Politics: Ministers warn on minimum wage

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The Government yesterday dropped some heavy hints about the proposed minimum wage and said there would be serious consequences for the economy if it is set too high.

In a formal submission to the Low Pay Commission, which will advise the Cabinet at what level to set the minimum hourly rate, ministers also made it clear that, despite the comments of some government figures, there should be no lower rate for trainees. The document says such a policy would simply discourage people from undertaking jobs where employers were seeking to provide employees with extra skills.

Peter Mandelson, Minister without Portfolio, is among those supporting a training rate. It would be difficult to avoid businesses making spurious claims about the amount and quality of training provided.

The best "proxy" for a training rate would be to provide a lower minimum for those under 25, the document indicates, a policy opposed by unions. John Edmonds, leader of the GMB general union, said an age rating would be "fundamentally unfair" and a lower rate should only be linked to accredited training.

Part of the problem for the Government is that it wants to ensure workless 18- to 24-year-olds who take job placements under the New Deal scheme receive the going rate for the job. If the full minimum were applied to those over 17, ministers would feel obliged to extend it to those on the programme.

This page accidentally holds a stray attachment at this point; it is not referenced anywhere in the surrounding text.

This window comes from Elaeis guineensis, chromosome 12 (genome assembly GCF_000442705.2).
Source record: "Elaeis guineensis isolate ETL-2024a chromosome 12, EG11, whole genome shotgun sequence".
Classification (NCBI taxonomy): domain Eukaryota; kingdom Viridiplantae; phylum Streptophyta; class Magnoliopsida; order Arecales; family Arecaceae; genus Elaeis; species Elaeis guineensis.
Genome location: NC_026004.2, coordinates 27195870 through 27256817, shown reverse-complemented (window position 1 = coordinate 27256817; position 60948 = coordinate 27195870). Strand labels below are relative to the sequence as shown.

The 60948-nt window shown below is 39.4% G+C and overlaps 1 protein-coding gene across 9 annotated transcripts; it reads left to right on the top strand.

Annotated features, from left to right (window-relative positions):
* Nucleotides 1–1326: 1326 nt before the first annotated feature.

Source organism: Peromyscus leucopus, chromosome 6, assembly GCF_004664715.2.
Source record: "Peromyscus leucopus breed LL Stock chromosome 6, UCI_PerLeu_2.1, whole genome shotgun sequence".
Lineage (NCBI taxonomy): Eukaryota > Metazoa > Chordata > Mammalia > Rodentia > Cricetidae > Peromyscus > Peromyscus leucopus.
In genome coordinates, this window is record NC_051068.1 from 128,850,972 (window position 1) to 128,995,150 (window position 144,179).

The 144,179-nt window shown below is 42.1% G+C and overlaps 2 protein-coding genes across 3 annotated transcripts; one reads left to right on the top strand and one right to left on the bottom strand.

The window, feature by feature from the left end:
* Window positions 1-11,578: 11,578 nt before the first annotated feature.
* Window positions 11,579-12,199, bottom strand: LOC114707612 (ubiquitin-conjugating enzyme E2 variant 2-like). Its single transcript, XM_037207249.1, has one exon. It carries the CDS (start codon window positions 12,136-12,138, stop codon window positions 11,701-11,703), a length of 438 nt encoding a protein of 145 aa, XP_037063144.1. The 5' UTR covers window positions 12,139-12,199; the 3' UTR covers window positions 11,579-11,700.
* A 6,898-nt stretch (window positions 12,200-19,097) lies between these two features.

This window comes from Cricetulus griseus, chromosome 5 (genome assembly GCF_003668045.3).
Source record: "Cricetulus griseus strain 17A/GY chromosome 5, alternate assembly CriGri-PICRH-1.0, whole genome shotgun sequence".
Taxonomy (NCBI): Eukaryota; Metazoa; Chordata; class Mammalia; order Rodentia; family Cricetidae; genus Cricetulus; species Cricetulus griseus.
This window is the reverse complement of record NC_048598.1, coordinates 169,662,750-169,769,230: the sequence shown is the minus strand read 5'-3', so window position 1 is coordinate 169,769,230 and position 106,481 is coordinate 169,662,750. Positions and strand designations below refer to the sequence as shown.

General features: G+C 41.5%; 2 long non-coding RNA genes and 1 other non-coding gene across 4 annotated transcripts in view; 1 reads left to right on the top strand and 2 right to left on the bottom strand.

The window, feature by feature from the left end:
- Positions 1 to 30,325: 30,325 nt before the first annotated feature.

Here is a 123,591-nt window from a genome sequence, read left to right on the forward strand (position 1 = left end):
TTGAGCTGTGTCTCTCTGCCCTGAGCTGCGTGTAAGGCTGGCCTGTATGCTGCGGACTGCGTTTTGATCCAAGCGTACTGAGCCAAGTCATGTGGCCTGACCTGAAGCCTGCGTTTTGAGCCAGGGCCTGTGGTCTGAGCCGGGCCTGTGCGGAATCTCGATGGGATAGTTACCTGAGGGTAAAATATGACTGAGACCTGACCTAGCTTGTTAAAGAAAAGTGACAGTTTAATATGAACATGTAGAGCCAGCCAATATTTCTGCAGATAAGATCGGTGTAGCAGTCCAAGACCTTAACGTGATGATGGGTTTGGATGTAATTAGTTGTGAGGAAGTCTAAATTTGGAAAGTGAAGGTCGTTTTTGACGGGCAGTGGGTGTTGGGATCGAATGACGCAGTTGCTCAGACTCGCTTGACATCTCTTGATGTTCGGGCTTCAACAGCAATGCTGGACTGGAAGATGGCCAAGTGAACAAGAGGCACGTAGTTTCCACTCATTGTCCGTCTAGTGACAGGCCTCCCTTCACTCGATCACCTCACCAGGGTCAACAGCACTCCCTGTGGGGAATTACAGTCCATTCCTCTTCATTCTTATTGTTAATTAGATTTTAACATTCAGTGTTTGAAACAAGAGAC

"It is especially important that the minimum wage does not affect the numbers of opportunities available through the employment option of the New Deal," the paper says.

Ministers also made clear they would be unhappy if the rate applied to people under 18, "given the Government's desire to encourage 16- and 17- year-olds to stay on in full-time education". The paper also leans on the commissioners to set a "sensible" rate. "The higher the ... minimum wage, the greater the risk of an adverse effect on employment, inflation and the PSBR," it says.

The submission reminds the commission of its inflation target of 2.5 per cent and says the Bank of England will have to take account of the likely impact of the national minimum wage on earnings and prices in assessing the prospects for inflation when setting interest rates.

The TUC has urged the commission, due to report by the end of May, to introduce a rate of pounds 4 an hour, but it is more likely to be nearer pounds 3.50.